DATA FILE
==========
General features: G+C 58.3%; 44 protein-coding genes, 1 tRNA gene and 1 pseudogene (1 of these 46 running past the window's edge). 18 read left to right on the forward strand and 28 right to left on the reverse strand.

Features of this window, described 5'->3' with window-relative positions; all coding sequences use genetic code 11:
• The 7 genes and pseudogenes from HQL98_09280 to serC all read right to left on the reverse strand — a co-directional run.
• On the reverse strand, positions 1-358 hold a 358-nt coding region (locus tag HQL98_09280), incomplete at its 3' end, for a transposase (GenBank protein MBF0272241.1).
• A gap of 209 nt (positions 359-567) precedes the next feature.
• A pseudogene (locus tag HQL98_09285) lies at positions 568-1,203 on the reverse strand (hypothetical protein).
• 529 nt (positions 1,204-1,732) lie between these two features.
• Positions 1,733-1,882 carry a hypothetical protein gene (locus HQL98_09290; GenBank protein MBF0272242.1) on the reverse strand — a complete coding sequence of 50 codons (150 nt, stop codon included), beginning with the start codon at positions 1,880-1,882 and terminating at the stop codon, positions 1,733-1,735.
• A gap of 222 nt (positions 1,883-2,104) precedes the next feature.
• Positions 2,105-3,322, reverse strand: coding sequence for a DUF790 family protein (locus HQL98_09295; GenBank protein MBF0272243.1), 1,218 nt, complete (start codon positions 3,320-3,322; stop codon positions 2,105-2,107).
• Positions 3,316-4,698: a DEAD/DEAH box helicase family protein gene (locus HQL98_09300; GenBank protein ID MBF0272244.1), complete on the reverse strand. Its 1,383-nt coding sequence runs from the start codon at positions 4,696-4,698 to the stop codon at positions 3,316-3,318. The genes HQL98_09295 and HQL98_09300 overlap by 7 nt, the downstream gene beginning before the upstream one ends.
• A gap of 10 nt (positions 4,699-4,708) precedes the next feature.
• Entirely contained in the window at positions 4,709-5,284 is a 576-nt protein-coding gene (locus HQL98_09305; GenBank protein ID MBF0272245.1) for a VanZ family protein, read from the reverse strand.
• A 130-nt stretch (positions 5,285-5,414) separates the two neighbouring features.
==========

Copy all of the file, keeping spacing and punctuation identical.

General features: G+C 58.3%; 44 protein-coding genes, 1 tRNA gene and 1 pseudogene (1 of these 46 running past the window's edge). 18 read left to right on the forward strand and 28 right to left on the reverse strand.

Features of this window, described 5'->3' with window-relative positions; all coding sequences use genetic code 11:
• The 7 genes and pseudogenes from HQL98_09280 to serC all read right to left on the reverse strand — a co-directional run.
• On the reverse strand, positions 1-358 hold a 358-nt coding region (locus tag HQL98_09280), incomplete at its 3' end, for a transposase (GenBank protein MBF0272241.1).
• A gap of 209 nt (positions 359-567) precedes the next feature.
• A pseudogene (locus tag HQL98_09285) lies at positions 568-1,203 on the reverse strand (hypothetical protein).
• 529 nt (positions 1,204-1,732) lie between these two features.
• Positions 1,733-1,882 carry a hypothetical protein gene (locus HQL98_09290; GenBank protein MBF0272242.1) on the reverse strand — a complete coding sequence of 50 codons (150 nt, stop codon included), beginning with the start codon at positions 1,880-1,882 and terminating at the stop codon, positions 1,733-1,735.
• A gap of 222 nt (positions 1,883-2,104) precedes the next feature.
• Positions 2,105-3,322, reverse strand: coding sequence for a DUF790 family protein (locus HQL98_09295; GenBank protein MBF0272243.1), 1,218 nt, complete (start codon positions 3,320-3,322; stop codon positions 2,105-2,107).
• Positions 3,316-4,698: a DEAD/DEAH box helicase family protein gene (locus HQL98_09300; GenBank protein ID MBF0272244.1), complete on the reverse strand. Its 1,383-nt coding sequence runs from the start codon at positions 4,696-4,698 to the stop codon at positions 3,316-3,318. The genes HQL98_09295 and HQL98_09300 overlap by 7 nt, the downstream gene beginning before the upstream one ends.
• A gap of 10 nt (positions 4,699-4,708) precedes the next feature.
• Entirely contained in the window at positions 4,709-5,284 is a 576-nt protein-coding gene (locus HQL98_09305; GenBank protein ID MBF0272245.1) for a VanZ family protein, read from the reverse strand.
• A 130-nt stretch (positions 5,285-5,414) separates the two neighbouring features.